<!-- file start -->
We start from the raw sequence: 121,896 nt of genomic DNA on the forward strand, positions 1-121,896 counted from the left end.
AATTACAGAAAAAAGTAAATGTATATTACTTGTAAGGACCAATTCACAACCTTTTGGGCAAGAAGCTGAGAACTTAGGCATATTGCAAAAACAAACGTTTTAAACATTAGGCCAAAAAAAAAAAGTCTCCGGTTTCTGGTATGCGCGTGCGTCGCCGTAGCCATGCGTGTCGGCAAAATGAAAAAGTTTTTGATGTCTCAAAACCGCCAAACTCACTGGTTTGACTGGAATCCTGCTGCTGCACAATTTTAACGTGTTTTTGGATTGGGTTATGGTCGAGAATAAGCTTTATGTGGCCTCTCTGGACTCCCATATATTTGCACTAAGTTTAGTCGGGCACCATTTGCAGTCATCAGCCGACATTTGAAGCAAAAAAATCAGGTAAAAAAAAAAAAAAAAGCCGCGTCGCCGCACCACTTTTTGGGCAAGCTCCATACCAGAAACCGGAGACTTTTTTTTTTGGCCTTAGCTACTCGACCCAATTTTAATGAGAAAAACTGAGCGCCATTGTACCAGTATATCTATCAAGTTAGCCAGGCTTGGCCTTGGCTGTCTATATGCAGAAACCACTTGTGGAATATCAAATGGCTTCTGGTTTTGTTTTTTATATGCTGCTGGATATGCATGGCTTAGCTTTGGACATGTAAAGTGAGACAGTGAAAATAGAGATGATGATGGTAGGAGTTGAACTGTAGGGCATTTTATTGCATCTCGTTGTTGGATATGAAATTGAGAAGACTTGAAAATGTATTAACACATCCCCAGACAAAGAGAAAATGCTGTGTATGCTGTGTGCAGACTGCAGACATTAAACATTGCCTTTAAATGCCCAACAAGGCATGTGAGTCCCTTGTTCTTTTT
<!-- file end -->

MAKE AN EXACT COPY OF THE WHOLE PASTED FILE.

We start from the raw sequence: 121,896 nt of genomic DNA on the forward strand, positions 1-121,896 counted from the left end.
AATTACAGAAAAAAGTAAATGTATATTACTTGTAAGGACCAATTCACAACCTTTTGGGCAAGAAGCTGAGAACTTAGGCATATTGCAAAAACAAACGTTTTAAACATTAGGCCAAAAAAAAAAAGTCTCCGGTTTCTGGTATGCGCGTGCGTCGCCGTAGCCATGCGTGTCGGCAAAATGAAAAAGTTTTTGATGTCTCAAAACCGCCAAACTCACTGGTTTGACTGGAATCCTGCTGCTGCACAATTTTAACGTGTTTTTGGATTGGGTTATGGTCGAGAATAAGCTTTATGTGGCCTCTCTGGACTCCCATATATTTGCACTAAGTTTAGTCGGGCACCATTTGCAGTCATCAGCCGACATTTGAAGCAAAAAAATCAGGTAAAAAAAAAAAAAAAAGCCGCGTCGCCGCACCACTTTTTGGGCAAGCTCCATACCAGAAACCGGAGACTTTTTTTTTTGGCCTTAGCTACTCGACCCAATTTTAATGAGAAAAACTGAGCGCCATTGTACCAGTATATCTATCAAGTTAGCCAGGCTTGGCCTTGGCTGTCTATATGCAGAAACCACTTGTGGAATATCAAATGGCTTCTGGTTTTGTTTTTTATATGCTGCTGGATATGCATGGCTTAGCTTTGGACATGTAAAGTGAGACAGTGAAAATAGAGATGATGATGGTAGGAGTTGAACTGTAGGGCATTTTATTGCATCTCGTTGTTGGATATGAAATTGAGAAGACTTGAAAATGTATTAACACATCCCCAGACAAAGAGAAAATGCTGTGTATGCTGTGTGCAGACTGCAGACATTAAACATTGCCTTTAAATGCCCAACAAGGCATGTGAGTCCCTTGTTCTTTTT